- Man shot by police ID'd; witness shares his side of story (2/17/17)31
- Settlement reached in accidental shooting case at Kelly High (2/15/17)10
- MSHP: McLendon shot in side; autopsy refutes witness account (2/19/17)23
- Jackson board votes to demolish high school building if bond issue passes (2/15/17)24
- Cape officer shoots man inside a home (2/16/17)7
- Business notebook: Owners ready to roll out the Barrel 131 (2/20/17)4
- Apparent punch at girls basketball game propels lawmaker into action (2/21/17)4
- Former Cape cop indicted on possessing child porn (2/17/17)
- Man dies after being shot by officer; said to have come at cop with knife (2/16/17)29
- Ray's of Kelso to close, then reopen under new ownership (2/16/17)6
Justice Dept. hangs drapes in front of partially naked figures
WASHINGTON -- No longer will the attorney general be photographed in front of two partially nude statues in the Great Hall of the Department of Justice.
The department spent $8,000 on blue drapes that hide the two giant, aluminum art deco statues, said spokesman Shane Hix. For aesthetic reasons, he said, the drapes were occasionally hung in front of the statues before formal events. The department used to rent the drapes, but has now purchased them and left them hanging.
The drapes provide a nice background for television cameras, Hix said.
ABC News reported that Attorney General John Ashcroft ordered the statues covered because he didn't like being photographed in front of them.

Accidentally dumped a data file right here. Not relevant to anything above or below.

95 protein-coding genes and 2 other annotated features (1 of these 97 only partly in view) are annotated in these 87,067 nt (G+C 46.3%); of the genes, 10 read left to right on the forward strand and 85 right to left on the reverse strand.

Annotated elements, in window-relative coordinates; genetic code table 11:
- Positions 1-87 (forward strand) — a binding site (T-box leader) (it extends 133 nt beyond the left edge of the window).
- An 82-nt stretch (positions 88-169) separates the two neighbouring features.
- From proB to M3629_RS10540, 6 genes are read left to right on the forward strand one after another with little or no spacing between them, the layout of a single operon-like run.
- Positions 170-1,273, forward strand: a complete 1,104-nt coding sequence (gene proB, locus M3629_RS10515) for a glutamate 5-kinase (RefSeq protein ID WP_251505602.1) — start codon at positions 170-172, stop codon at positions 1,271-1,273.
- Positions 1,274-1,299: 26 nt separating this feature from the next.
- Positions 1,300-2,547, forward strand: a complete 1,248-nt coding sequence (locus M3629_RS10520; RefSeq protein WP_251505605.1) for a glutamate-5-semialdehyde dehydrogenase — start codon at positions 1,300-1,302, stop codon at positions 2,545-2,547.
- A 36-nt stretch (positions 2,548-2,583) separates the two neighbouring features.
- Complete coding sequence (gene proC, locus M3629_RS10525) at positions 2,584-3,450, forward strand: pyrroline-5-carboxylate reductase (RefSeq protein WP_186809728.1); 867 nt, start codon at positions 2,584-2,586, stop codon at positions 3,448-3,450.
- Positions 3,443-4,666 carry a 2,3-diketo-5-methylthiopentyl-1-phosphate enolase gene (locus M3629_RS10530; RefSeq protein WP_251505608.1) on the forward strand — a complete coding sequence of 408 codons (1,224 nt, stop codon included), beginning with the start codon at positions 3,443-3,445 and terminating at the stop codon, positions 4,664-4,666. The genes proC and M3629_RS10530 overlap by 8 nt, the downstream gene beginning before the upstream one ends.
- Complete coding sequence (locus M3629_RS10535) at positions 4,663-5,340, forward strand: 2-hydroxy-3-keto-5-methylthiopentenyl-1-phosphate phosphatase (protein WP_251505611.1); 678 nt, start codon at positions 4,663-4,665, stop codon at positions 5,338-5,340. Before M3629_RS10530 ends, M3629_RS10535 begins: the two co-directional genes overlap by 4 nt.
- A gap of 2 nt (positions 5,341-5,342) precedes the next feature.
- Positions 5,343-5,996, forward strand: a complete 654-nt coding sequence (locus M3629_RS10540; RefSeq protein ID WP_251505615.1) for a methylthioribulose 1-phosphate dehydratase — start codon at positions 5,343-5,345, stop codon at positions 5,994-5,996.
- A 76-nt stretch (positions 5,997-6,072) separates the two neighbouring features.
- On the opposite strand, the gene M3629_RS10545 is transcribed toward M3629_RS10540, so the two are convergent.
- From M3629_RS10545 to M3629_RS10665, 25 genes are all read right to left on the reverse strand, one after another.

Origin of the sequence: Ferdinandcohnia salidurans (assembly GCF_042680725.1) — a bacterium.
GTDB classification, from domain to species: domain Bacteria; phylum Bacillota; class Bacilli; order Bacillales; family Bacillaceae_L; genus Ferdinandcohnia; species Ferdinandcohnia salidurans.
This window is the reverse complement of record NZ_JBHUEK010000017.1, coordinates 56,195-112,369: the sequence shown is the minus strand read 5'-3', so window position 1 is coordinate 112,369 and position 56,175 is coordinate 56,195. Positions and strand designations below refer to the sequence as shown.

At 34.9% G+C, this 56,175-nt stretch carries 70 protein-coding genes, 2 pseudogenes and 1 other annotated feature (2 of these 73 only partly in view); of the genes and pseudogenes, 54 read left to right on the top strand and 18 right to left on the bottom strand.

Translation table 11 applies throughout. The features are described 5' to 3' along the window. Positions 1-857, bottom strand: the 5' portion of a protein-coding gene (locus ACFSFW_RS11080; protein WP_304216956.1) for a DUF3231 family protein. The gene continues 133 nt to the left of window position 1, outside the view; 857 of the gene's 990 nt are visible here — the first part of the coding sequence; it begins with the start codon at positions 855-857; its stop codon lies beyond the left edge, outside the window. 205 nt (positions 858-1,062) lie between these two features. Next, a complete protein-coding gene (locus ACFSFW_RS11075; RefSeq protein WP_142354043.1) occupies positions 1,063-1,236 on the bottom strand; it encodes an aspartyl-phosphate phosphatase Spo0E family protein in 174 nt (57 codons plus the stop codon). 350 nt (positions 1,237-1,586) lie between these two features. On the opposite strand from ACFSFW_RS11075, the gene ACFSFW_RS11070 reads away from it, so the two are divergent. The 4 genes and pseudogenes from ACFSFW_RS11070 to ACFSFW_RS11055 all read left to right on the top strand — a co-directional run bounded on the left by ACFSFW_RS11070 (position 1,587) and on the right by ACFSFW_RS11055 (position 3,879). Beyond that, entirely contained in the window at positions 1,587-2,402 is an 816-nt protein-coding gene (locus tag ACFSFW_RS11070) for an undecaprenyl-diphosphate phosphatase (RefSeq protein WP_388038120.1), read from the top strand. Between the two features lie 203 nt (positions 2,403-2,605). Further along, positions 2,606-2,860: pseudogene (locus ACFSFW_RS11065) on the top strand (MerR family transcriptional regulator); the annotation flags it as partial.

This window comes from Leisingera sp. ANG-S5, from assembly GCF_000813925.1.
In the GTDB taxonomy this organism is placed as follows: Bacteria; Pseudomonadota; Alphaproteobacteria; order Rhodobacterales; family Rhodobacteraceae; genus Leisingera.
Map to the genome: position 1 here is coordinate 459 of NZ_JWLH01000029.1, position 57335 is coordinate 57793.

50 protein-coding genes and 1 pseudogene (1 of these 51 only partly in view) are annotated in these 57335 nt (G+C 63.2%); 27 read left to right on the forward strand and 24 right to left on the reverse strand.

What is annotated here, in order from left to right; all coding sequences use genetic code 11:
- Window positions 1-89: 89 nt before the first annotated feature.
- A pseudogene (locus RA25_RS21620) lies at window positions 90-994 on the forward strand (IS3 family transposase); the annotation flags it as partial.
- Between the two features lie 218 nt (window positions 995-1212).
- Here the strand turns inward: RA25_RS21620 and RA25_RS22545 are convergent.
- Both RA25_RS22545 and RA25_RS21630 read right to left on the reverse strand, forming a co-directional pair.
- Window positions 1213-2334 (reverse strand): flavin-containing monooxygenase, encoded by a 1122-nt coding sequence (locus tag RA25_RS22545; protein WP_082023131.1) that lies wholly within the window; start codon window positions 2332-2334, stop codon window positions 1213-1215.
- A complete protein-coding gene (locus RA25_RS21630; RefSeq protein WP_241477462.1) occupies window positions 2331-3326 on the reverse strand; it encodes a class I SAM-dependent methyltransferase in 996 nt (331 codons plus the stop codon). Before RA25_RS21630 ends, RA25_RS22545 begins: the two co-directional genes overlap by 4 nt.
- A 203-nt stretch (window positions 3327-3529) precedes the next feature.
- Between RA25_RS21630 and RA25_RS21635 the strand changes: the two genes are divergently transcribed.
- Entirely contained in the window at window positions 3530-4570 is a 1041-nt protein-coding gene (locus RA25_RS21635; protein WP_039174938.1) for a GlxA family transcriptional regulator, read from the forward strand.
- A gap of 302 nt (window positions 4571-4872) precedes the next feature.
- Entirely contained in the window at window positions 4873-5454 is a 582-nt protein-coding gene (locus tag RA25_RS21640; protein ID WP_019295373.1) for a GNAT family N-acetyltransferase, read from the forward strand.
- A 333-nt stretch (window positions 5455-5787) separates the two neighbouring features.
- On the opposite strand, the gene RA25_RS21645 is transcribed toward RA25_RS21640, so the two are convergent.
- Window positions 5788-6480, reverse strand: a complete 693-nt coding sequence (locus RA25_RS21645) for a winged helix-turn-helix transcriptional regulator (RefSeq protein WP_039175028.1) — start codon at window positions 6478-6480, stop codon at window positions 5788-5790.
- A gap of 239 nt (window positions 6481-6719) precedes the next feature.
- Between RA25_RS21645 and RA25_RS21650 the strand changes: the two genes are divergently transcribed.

Since the terrorist attacks of Sept. 11, Ashcroft has been photographed several times in front of the female statue that represents the Spirit of Justice. The statue has its arms raised and a toga draped over its body, but a single breast is completely exposed.
The other statue, of a man with a cloth covering his midsection, is called the Majesty of Law.
Hix said the Justice Department bought the drapes to avoid having to rent them every time the agency had a formal event. The drapes cost about $2,000 to rent.
In the past, snagging a photo of the attorney general in front of the statues has been something of a photographers' sport.
When former Attorney General Edwin Meese released a report on pornography in the 1980s, photographers dived to the floor to capture the image of him raising the report in the air, with the partially nude female statue behind him.